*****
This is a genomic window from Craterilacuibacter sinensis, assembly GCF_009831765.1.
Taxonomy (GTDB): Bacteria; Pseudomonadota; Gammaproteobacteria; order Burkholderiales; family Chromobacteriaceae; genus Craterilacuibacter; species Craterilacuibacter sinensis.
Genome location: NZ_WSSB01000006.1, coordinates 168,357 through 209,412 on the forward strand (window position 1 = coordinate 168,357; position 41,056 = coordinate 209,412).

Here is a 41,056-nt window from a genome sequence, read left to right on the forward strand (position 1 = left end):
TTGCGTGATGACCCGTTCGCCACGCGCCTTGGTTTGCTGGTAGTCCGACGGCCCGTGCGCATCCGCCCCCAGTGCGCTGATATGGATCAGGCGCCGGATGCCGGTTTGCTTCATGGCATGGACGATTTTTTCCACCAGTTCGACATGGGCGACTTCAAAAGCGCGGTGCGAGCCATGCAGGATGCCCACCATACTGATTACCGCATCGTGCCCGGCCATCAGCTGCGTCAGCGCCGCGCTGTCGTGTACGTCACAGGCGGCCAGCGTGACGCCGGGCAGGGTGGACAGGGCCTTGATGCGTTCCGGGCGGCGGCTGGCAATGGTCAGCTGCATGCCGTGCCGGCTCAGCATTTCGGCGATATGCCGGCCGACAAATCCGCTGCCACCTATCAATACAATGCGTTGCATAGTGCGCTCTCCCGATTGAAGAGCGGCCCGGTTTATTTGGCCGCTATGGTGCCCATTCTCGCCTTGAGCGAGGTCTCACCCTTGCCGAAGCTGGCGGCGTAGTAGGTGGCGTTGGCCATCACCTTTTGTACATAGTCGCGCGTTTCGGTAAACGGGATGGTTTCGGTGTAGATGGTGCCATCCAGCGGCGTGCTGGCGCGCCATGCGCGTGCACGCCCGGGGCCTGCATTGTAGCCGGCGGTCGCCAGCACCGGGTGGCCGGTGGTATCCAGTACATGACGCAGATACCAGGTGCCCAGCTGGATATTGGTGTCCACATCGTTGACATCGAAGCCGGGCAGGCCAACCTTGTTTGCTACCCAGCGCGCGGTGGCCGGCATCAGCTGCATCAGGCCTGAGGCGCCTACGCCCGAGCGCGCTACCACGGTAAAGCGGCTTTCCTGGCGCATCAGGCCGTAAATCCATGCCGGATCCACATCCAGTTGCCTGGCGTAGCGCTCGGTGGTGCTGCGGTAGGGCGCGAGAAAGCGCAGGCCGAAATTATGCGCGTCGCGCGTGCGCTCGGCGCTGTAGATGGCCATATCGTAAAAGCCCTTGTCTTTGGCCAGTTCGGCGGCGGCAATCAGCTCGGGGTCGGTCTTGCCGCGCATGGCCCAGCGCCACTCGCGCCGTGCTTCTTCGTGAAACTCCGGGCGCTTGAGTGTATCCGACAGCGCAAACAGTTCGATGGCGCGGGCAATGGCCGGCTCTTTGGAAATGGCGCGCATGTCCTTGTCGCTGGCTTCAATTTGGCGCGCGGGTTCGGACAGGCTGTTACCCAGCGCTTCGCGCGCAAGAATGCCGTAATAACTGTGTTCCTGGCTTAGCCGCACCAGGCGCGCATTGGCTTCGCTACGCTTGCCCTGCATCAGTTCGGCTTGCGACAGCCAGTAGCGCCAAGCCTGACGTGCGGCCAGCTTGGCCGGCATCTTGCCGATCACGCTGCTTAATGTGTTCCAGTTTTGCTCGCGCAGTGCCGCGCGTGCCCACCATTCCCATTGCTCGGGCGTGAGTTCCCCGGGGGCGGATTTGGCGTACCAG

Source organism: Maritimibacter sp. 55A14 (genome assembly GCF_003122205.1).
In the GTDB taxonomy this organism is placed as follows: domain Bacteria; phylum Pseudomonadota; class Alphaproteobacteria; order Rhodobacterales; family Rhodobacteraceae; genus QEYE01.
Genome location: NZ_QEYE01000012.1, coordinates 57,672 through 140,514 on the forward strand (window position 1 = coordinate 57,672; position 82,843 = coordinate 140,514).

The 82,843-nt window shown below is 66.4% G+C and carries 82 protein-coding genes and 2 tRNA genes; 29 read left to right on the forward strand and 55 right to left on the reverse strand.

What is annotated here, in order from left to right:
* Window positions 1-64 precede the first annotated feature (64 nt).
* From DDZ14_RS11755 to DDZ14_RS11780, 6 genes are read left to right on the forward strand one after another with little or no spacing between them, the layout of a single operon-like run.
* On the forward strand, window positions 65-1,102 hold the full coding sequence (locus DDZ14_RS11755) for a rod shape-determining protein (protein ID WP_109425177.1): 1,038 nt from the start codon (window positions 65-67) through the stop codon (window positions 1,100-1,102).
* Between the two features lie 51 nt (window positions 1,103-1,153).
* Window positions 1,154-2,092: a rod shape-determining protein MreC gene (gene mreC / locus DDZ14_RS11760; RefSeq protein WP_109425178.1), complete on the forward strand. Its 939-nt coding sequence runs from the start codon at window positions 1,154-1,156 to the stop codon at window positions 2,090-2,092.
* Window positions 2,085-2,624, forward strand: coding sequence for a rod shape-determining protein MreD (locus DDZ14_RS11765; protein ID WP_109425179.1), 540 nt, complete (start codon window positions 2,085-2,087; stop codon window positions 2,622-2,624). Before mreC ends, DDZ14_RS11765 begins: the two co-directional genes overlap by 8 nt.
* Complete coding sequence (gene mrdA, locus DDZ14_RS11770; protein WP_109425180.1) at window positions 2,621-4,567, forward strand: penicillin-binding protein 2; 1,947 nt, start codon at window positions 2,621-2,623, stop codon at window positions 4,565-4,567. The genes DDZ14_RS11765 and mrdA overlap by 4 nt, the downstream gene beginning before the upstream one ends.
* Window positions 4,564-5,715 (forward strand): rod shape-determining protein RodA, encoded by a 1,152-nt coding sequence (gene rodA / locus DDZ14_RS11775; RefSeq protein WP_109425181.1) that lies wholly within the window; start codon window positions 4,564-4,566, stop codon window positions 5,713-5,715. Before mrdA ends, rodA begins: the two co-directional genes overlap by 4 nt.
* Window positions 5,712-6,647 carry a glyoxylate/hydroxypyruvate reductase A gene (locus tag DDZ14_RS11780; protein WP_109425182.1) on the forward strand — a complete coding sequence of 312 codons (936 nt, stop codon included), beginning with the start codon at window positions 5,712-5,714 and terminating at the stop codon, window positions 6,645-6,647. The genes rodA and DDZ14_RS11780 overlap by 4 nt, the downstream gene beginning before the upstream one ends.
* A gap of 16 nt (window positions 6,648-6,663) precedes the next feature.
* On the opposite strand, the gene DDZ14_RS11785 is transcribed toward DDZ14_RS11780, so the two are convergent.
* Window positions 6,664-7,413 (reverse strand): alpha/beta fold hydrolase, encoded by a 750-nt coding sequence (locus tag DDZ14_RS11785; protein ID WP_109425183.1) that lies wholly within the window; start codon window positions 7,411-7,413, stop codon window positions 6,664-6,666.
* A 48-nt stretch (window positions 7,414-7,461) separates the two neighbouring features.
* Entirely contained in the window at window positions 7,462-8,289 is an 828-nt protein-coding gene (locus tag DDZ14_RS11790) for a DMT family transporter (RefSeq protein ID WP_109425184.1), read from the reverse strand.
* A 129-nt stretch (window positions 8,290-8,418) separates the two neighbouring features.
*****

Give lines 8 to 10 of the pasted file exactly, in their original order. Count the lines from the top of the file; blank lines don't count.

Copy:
Genome location: NZ_QEYE01000012.1, coordinates 57,672 through 140,514 on the forward strand (window position 1 = coordinate 57,672; position 82,843 = coordinate 140,514).

The 82,843-nt window shown below is 66.4% G+C and carries 82 protein-coding genes and 2 tRNA genes; 29 read left to right on the forward strand and 55 right to left on the reverse strand.

What is annotated here, in order from left to right: